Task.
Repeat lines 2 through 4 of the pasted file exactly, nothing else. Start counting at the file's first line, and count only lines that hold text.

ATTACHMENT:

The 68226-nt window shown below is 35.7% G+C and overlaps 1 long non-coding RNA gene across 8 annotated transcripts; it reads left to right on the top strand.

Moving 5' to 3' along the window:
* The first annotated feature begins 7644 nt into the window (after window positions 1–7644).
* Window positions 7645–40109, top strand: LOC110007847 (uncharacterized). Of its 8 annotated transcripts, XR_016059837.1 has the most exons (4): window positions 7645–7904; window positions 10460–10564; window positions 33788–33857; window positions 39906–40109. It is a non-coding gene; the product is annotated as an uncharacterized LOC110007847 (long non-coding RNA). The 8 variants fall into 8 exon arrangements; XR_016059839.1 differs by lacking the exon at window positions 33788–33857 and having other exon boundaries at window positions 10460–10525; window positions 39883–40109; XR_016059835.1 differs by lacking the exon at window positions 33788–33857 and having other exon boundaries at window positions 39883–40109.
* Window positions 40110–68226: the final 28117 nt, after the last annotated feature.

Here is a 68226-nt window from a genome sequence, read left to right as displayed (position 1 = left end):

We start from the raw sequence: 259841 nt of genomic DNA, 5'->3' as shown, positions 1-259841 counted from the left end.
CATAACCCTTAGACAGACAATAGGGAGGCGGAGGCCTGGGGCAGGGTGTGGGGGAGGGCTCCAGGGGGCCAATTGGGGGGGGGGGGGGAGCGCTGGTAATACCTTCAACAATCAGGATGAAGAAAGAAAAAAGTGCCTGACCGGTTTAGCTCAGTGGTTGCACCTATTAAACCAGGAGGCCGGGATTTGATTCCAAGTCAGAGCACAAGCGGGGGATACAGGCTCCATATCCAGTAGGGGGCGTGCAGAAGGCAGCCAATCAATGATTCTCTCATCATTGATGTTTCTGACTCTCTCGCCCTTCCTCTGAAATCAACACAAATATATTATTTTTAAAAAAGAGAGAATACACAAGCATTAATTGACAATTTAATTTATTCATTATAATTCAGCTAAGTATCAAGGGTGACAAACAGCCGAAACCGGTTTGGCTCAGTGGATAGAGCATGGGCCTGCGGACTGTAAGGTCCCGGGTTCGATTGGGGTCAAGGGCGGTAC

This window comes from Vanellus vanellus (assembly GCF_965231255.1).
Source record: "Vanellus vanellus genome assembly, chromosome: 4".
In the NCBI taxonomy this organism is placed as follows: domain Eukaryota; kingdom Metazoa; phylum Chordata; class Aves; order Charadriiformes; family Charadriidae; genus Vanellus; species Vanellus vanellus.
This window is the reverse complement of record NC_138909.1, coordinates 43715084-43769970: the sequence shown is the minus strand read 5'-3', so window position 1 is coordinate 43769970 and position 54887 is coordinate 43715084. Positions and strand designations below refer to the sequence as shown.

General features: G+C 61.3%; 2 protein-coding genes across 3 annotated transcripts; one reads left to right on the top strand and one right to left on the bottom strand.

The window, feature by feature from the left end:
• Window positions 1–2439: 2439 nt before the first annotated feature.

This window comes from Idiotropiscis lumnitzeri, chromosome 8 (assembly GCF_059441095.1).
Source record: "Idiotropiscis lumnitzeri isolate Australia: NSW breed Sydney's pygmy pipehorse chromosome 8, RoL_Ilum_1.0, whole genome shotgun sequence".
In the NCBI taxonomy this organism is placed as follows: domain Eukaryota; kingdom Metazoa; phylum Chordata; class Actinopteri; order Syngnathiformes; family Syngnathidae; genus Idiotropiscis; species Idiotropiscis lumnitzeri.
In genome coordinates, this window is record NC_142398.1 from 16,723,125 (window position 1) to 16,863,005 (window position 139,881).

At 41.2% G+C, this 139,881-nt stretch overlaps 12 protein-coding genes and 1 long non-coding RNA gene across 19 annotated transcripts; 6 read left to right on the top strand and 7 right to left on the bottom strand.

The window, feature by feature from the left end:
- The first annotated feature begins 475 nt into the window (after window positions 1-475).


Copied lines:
Moving 5' to 3' along the window:
* The first annotated feature begins 7644 nt into the window (after window positions 1–7644).
* Window positions 7645–40109, top strand: LOC110007847 (uncharacterized). Of its 8 annotated transcripts, XR_016059837.1 has the most exons (4): window positions 7645–7904; window positions 10460–10564; window positions 33788–33857; window positions 39906–40109. It is a non-coding gene; the product is annotated as an uncharacterized LOC110007847 (long non-coding RNA). The 8 variants fall into 8 exon arrangements; XR_016059839.1 differs by lacking the exon at window positions 33788–33857 and having other exon boundaries at window positions 10460–10525; window positions 39883–40109; XR_016059835.1 differs by lacking the exon at window positions 33788–33857 and having other exon boundaries at window positions 39883–40109.